Chasing the Norm

Australian academic and blogger on politics, international relations, and culture

This is the change I’ve been waiting for

I supported Obama during 2007, 2008 for the skills he represented, far more than the position he held. I was always prepared to be disappointed, he is not my national leader, he was the most conservative of candidates, and yet his strategy of clinging close to the congressional leadership had led him closer to Health Care Reform than any man before him, Republican & Democrat. While believing every man deserves his due support, over the last few months, my enthusiasm has wained, along with his seeming political skill. Yet here, post-Massachusetts, in the depths of despair I find this, the very statement I have been wishing for him to make for the last few months:

Obama in Ohio 22 January 2010

“So here’s the good news: We’ve gotten pretty far down the road. But I’ve got to admit, we had a little bit of a buzz saw this week. (Laughter.)
Now, I also know that part of the reason is, is that this process was so long and so drawn out — this is just what happens in Congress. I mean, it’s just an ugly process. You’re running headlong into special interests, and armies of lobbyists, and partisan politics that’s aimed at exploiting fears instead of getting things done. And then you’ve got ads that are scaring the bejesus out of everybody. (Laughter.) And the longer it take, the uglier it looks.

So I understand why people would say, boy, this is — I’m not so sure about this — even though they know that what they got isn’t working. And I understand why, after the Massachusetts election, people in Washington were all in a tizzy, trying to figure out what this means for health reform, Republicans and Democrats; what does it mean for Obama? Is he weakened? Is he — oh, how’s he going to survive this? (Laughter.) That’s what they do. (Laughter.)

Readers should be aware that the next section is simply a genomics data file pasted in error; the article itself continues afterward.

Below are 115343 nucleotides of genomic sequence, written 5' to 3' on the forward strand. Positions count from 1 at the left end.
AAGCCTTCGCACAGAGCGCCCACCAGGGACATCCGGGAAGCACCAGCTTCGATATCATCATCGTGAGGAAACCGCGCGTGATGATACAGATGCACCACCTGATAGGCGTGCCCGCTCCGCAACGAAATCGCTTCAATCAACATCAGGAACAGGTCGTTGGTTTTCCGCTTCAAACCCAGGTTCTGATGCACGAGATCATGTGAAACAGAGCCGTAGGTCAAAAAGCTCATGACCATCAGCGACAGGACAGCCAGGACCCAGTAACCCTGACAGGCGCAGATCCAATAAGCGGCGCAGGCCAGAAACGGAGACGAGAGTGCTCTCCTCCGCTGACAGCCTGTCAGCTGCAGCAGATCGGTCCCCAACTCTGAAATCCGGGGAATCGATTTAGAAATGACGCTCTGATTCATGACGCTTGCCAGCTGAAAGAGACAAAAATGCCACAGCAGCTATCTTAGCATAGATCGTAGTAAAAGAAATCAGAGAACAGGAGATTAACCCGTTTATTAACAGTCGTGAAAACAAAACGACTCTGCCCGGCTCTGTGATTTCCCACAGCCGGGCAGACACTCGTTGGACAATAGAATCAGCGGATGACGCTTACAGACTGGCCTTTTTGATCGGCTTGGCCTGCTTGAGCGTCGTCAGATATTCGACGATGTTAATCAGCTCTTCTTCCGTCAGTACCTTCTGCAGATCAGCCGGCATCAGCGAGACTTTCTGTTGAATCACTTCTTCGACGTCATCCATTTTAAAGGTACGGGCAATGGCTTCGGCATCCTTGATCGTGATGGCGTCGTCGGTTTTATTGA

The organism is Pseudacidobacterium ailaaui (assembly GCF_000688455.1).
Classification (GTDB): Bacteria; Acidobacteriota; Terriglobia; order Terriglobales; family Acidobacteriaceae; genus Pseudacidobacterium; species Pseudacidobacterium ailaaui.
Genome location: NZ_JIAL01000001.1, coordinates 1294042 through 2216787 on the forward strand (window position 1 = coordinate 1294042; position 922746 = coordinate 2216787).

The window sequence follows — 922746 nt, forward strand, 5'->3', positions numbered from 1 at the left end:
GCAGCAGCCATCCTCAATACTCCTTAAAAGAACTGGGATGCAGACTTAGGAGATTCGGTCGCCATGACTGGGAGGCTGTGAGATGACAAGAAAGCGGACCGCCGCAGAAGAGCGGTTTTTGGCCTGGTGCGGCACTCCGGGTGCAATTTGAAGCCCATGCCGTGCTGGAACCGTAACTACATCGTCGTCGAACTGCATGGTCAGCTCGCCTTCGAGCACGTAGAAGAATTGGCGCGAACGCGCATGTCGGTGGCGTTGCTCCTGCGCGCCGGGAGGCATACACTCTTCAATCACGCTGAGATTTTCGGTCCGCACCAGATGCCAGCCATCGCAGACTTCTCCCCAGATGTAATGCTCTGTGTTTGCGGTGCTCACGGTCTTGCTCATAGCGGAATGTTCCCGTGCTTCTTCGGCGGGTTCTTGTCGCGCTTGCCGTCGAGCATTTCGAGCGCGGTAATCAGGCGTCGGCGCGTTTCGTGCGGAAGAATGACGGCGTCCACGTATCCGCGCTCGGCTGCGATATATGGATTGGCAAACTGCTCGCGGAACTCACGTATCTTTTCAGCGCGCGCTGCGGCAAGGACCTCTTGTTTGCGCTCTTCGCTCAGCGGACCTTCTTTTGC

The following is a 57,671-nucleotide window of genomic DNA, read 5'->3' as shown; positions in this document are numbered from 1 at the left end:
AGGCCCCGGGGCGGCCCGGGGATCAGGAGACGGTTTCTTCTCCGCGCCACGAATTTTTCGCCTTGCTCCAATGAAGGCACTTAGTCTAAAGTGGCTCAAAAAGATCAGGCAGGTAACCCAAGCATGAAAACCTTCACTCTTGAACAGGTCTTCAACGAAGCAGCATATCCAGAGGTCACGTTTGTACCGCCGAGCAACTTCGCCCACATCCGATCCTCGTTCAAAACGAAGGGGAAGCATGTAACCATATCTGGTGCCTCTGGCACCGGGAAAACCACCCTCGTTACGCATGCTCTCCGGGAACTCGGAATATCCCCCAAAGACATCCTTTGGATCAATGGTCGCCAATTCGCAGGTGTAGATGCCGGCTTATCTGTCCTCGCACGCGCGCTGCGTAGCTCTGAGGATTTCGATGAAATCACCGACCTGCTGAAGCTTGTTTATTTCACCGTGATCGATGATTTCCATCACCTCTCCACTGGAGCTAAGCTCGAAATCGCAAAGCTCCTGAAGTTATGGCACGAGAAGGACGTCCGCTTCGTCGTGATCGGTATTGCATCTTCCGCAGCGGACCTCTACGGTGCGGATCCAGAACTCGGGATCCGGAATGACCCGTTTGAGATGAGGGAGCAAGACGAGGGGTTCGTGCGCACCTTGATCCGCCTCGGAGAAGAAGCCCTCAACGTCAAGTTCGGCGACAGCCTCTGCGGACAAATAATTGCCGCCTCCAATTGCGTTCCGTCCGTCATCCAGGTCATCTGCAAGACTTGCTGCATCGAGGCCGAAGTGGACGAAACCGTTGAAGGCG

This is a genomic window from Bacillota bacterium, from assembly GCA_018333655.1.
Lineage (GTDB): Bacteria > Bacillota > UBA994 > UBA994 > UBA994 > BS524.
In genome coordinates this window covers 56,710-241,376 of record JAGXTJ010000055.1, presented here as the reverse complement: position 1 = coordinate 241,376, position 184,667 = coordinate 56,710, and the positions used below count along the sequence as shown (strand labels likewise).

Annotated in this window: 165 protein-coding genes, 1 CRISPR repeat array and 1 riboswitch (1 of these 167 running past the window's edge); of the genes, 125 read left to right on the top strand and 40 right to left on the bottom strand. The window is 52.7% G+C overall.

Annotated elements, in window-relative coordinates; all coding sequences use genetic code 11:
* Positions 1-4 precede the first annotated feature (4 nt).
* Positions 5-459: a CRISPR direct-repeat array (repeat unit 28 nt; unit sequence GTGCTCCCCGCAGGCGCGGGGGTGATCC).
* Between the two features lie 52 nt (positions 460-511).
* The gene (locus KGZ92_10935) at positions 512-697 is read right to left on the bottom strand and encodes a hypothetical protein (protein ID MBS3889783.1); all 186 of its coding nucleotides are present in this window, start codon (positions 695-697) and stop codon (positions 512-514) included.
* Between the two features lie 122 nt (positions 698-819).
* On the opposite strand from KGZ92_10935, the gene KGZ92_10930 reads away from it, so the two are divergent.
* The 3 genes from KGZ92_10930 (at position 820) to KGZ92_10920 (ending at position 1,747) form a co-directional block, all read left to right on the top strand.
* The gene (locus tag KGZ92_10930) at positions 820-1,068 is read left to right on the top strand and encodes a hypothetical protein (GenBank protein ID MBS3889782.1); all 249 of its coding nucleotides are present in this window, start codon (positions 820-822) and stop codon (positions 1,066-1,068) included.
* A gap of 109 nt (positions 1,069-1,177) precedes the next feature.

But I want you — I want you to understand, this is not about me. (Applause.) This is not about me. This is about you. This is not about me; this is about you. I didn’t take this up to boost my poll numbers. You know the way to boost your poll numbers is not do anything. (Laughter.) That’s how you do it. You don’t offend anybody. I’d have real high poll numbers. All of Washington would be saying, “What a genius!” (Laughter.)

I didn’t take this on to score political points. I know there are some folks who think if Obama loses, we win. But you know what? I think that I win when you win. (Applause.) That’s how I think about it.

So if I was trying to take the path of least resistance, I would have done something a lot easier. But I’m trying to solve the problems that folks here in Ohio and across this country face every day. And I’m not going to walk away just because it’s hard. We are going to keep on working to get this done — with Democrats, I hope with Republicans — anybody who’s willing to step up. Because I’m not going to watch more people get crushed by costs or denied care they need by insurance company bureaucrats. I’m not going to have insurance companies click their heels and watch their stocks skyrocket because once again there’s no control on what they do.
So long as I have some breath in me, so long as I have the privilege of serving as your President, I will not stop fighting for you.”

On Friday last week I couldn’t even pick up David Plouffe’s book ‘The Audacity to Win’, such was my disappointment at Obama. If he can however make this speech his widely known creed over the next few weeks & months, then he may indeed be the one we have been waiting for.

Now Pass.The.Damn.Bill

One ResponseLeave one →

  1. chrismbell

     /  January 26, 2010

    good post, great speech.
    Though it’s at another level, I can’t help thinking that I hope the Rudd Govt can find some eloquent things to say this year against the right wing drivel that’s dominating the press and airwaves.